Friday, August 9, 2013

Mount Auburn study looks at current conditions, solutions for affordable workforce housing

A new study has highlighted ways in which Mount Auburn can create more workforce housing, providing more affordable housing options to people who may be priced out of living within reasonable proximity of their workplaces but may earn too much to qualify for direct housing assistance.

The "Workforce Housing Study", prepared for the Mount Auburn Chamber of Commerce and the Mount Auburn Community Council by freelance urban planner Katherine A. Burk, takes a look at the current conditions of the neighborhood's housing supply and demand, land use and zoning, and demographics to inform future decisions on local residential development decisions.

Among the study's findings:
  • Approximately 7,750 people live within the market area and more than 9,300 people are employed in the neighborhood, including 4,000 employees at Christ Hospital. The median annual household income was $30,146, nearly $22,000 less than the national median annual income.
  • There were a little more than 3,000 housing units in Mount Auburn in 2010, a decrease of 14 percent since 1990. Occupied housing units, of which 67 percent are occupied by renters, decreased by 20 percent from 2000 to 2010.
  • Sixty-six percent of the neighborhood's homeowners spend less than 30 percent of their income on housing. Data shows that housing is affordable for Mount Auburn's working homeowners, but less so for its working renters.
  • Renters in Mount Auburn spend in excess of 30 percent of their income on housing. New homeowners spent an average of $140,691 for single-family homes in 2012, an increase of 44 percent over 2006. However, the total number of homes sold is down 26 percent from 2006 levels.
  • Seventy-three percent of the neighborhood's housing units were built before 1939. Only 229 units have been created since 2000.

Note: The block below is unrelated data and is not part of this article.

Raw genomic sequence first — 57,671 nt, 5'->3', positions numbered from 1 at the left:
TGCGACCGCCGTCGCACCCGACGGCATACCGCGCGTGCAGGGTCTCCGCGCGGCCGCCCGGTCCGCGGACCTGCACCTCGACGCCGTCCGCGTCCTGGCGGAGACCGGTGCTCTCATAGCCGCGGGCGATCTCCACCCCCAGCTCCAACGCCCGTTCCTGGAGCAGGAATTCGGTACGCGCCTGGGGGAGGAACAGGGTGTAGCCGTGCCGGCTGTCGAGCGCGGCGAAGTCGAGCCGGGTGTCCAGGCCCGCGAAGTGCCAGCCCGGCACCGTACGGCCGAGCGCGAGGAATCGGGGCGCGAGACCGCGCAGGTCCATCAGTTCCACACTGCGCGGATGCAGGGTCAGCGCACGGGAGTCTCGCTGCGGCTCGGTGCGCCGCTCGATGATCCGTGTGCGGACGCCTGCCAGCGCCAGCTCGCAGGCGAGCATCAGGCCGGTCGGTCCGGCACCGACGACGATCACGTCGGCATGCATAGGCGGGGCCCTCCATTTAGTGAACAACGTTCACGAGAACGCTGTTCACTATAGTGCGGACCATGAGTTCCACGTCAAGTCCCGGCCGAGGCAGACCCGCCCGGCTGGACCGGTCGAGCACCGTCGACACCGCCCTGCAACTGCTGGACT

• Forty-eight percent of Mount Auburn residences are multi-family, 29 percent are single-family, and 23 percent are two-family.
  • The top three land uses are residential (39 percent), public service (19 percent), and "vacant" (15 percent) – meaning that there is land available for infill development.
  • The top three zoning classifications are residential (28 percent), office (23 percent), and commercial (21 percent), although the actual use of the commercially-zoned parcels is lacking.
As a solution, the study recommends both the utilization of existing homebuyer assistance programs and policies that the neighborhood itself can implement.

For its own part, Mount Auburn can help organize homeownership seminars, reach out to realtors to share the community's assets, and host a community-wide open house showcasing for-sale homes. It can also partner with foundations or financial institutions on exterior housing improvement grants or low-interest loans and can work with those same institutions to identify and acquire foreclosed or abandoned properties at low or no cost.

Finally, the study suggests partnering with nonprofit or for-profit developers to provide infill and rehabilitated housing within the neighborhood.

Previous reading on BC:
Traffic impacts sought for 'confusing' Mount Auburn intersection (6/18/12)
Survey to help update Mount Auburn revitalization plan (3/12/12)